With the flares off, I got started covering the lower third of the doors and fenders. My biggest concern about this was getting a straight line along the top where the vinyl ends. I had originally planned on cutting it with a razor after installation, but didn't trust my ability to follow the body line and was concerned about damaging the paint. What I ended up doing was cutting the straight edge on the bench with a straight edge and a razor, then peeling the backing off and applying the sheet like tape, following the body line. The vinyl adhesive is quite forgiving and you can apply it and peel it back as many times as it takes to get it right. You can even stick the stuff together back to back and get it apart, but that should definitely be avoided at all costs because its not easy to get apart without stretch the hell out of the vinyl.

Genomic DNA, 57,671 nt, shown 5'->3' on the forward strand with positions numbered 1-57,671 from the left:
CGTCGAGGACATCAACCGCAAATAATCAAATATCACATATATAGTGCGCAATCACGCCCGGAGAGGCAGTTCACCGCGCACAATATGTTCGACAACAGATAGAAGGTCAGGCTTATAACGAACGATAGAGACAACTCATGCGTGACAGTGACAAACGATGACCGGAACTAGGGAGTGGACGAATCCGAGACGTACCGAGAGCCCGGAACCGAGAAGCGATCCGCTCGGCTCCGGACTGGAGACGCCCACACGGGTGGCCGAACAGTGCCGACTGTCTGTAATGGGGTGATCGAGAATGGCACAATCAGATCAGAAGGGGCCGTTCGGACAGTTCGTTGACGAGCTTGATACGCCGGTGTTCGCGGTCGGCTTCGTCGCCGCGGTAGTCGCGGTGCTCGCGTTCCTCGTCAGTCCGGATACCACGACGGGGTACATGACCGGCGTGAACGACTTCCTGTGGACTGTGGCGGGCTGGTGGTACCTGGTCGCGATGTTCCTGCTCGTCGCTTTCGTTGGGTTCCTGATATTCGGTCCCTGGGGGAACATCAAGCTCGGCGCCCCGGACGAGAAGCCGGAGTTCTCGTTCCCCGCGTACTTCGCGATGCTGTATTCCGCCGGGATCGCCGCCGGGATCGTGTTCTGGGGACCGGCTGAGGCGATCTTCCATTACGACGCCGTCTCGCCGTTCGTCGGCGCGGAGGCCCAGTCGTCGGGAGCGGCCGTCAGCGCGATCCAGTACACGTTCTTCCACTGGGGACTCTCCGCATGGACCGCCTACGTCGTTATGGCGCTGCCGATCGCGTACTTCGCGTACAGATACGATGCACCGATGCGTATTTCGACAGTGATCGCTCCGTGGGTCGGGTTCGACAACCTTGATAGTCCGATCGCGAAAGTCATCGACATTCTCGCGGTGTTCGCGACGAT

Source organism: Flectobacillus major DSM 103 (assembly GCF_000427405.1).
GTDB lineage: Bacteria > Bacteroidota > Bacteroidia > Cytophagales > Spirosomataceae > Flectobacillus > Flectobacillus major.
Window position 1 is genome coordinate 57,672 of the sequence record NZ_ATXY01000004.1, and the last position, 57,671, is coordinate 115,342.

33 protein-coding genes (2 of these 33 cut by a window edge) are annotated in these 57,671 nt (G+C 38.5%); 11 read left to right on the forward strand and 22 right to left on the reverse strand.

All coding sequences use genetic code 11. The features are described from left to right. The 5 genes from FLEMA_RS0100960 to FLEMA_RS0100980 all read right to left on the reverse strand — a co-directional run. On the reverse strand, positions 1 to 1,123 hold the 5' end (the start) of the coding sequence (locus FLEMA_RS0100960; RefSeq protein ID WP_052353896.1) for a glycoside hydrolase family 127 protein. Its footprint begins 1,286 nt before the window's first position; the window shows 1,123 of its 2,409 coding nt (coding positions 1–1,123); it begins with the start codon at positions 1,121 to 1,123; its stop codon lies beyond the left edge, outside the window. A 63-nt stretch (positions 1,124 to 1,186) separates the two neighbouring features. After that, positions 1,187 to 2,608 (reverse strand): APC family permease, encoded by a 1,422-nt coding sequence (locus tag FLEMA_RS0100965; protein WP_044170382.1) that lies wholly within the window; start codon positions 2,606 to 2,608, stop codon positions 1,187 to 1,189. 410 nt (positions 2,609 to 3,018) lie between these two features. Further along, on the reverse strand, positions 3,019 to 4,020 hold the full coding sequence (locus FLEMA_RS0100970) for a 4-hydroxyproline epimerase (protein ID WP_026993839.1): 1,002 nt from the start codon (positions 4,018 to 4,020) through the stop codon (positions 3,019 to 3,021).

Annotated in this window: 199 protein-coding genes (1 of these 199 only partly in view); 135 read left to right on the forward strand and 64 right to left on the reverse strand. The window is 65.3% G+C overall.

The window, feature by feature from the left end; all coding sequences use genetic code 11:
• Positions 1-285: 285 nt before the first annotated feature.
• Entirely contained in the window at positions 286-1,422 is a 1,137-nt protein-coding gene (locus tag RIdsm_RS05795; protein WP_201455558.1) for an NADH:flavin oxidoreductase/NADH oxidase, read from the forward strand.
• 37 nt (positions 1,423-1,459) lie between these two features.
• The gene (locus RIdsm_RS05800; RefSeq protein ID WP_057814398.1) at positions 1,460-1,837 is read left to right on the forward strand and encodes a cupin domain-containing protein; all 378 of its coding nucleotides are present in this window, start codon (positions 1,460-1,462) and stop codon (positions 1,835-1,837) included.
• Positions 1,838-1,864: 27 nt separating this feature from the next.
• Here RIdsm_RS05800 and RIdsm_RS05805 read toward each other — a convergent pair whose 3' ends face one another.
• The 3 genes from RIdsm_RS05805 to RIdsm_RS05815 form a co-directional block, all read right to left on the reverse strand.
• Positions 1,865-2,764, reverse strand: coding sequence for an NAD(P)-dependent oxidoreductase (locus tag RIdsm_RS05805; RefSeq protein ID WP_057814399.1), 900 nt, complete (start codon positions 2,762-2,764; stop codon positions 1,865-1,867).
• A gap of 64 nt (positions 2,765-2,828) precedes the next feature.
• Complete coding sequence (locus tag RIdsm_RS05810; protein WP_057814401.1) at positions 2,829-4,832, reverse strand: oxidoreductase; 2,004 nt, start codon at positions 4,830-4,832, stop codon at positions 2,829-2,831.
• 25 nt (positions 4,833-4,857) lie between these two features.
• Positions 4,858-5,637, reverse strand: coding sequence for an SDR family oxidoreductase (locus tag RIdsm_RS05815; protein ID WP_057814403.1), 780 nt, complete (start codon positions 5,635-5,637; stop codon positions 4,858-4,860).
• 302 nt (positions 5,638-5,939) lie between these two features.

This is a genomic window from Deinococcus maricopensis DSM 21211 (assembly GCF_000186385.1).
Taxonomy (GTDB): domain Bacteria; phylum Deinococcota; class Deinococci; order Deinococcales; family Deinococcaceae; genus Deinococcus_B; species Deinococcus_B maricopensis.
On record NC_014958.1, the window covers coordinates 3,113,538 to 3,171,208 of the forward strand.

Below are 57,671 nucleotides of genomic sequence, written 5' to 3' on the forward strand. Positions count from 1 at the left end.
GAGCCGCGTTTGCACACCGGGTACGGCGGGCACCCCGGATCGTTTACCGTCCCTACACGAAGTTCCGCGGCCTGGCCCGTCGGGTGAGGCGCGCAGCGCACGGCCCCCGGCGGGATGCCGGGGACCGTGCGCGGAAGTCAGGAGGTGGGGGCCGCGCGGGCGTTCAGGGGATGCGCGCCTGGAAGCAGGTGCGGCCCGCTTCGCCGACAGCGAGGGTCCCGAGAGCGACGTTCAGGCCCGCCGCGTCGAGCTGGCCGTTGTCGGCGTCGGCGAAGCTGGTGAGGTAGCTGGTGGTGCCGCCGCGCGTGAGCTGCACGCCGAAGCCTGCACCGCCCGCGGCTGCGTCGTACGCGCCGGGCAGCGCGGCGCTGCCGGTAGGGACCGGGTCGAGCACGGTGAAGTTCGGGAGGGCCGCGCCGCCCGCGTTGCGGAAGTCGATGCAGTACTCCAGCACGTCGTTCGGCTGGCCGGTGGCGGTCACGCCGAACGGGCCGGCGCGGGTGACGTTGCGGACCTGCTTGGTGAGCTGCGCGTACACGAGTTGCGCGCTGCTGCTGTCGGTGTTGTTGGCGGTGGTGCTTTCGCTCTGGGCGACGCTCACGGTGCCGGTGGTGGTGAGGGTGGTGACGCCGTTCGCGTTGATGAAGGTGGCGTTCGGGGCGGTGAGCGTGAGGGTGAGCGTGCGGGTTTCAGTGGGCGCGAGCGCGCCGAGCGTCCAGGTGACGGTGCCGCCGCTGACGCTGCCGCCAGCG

I spent the entire day on the first side and got everything wrapped but the rocker panel and one small piece on the front fender. The other side won't take nearly as long because I am now an expert at vinyl application. :rolleyes: Since this was a learning experience, I didn't take a lot of pics of the process. When I do the other side, I'll go into more detail, so if some you brave souls want to try your hand at it, you won't have to make the same mistakes that I did. There are some gotchas that you need to know, like if you stretch the vinyl into a depression, it has to be heated with a heat gun to relax it so it won't pull back out. There is also a lot of technique involved in using the squeegee to smooth the stuff out without wrinkles. Other than the first fender flare, the most difficult part by far was the corner of the cab behind the door. There are lots of compound curves in it and access is a real pain with the bed right behind it. I need to figure out a better approach before doing the other side.